There is nothing to gain by not telling your doctor the truth

I believe in transparency and open communication. I tell my patients the truth and expect the same in return. The truth seems to have a way of coming out eventually anyway. Establishing a complete and accurate history early on in our relationship will lead to less unnecessary testing, less office visits, and far less uncertainty. Just remember that I am simply trying to understand what is going on with you in order to help you get better.

It seems like such a simple concept but I am always a little surprised at the amount of half-truths, omissions, and outright lies I get told on a daily basis. Here are a few recent examples:

As a part of a routine history I always ask about smoking, drinking, or drug use. It’s not because I want to judge you, but often I need to know if you have certain risk factors for diseases such as cancer (smoking), liver disease (excess drinking), and many other issues related to drug use. Just two days ago, I asked these routine questions to a patient in the hospital and she answered “no, nothing at all, nope, not me doc” to everything. Unknown to me at the time, her primary doctor sent a urine toxicology for some reason or another. The test came back yesterday…positive for marijuana, positive for cocaine, and positive for opiates.

Every once and a while in the office, a new patient (almost always a man) comes in with vague complaints of “not feeling well,” or “problems with digestion.” It turns out later, after initially denying it, that the patient has been having rectal bleeding for months. Sometimes the only way I find out is when the patient’s wife comes in with him and elbows him in the side for lying to me, and says “there is blood in the toilet almost every day honey, tell the doctor the truth!”

Outright lies are less common than half-truths. More often than not telling me everything, I get a story that omits or downplays several key facts. The ulcerative colitis patient that is actually having six episodes of diarrhea a day tells me he is only moving his bowels twice a day. The patient with alcoholic cirrhosis who tells me she only has a drink on Christmas and her birthday who is actually drinking a few glasses of wine every night according to her daughter.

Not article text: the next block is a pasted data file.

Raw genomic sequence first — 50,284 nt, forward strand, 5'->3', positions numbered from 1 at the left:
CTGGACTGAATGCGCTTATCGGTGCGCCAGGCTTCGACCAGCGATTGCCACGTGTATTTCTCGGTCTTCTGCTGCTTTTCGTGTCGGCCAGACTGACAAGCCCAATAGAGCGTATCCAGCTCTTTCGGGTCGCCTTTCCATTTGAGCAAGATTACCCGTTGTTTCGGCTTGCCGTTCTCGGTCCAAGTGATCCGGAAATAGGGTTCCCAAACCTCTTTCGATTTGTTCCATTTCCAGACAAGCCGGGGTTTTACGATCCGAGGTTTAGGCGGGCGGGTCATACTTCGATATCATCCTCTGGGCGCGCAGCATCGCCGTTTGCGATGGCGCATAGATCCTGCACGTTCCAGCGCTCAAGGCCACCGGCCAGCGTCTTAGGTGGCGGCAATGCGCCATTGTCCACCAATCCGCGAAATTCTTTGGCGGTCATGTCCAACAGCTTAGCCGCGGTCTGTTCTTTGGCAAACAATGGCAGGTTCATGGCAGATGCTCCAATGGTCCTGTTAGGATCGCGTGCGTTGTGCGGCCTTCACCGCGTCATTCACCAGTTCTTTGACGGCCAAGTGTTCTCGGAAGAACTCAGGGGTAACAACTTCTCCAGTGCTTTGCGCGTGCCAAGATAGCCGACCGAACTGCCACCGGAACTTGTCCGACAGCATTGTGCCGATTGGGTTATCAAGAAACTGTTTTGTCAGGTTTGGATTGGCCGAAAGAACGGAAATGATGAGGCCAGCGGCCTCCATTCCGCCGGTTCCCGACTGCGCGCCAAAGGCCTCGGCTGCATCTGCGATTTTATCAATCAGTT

The thing is, I really have heard almost everything by now. I trained at Bellevue Hospital. I literally think that I have seen it all. Middle-aged business man who lost control of a large carrot one weird night…check. Two carrot insertions by different patients in the same week…check. Domestic dispute that ends with me sewing up a knife wound to the boyfriend, while the police wait nearby ready to return him to his girlfriend (who he misses) that stabbed him only a few hours ago…check. Countless prisoners who swallow sharp items just to get out of jail and into the hospital for a few days…check. I could go on forever with the stories, the bottom line is that you’re not going to surprise me with what comes out of your mouth. And please don’t be embarrassed by what you really need to say…if you only knew what I hear on a daily basis you would realize that talking about the fine details of your bowel habits for ten minutes is just another day in the office. I can only help you with certain issues if you tell me about them. Not everything shows up on lab tests and my crystal ball is still in the shop…

Please tell your doctor the truth.

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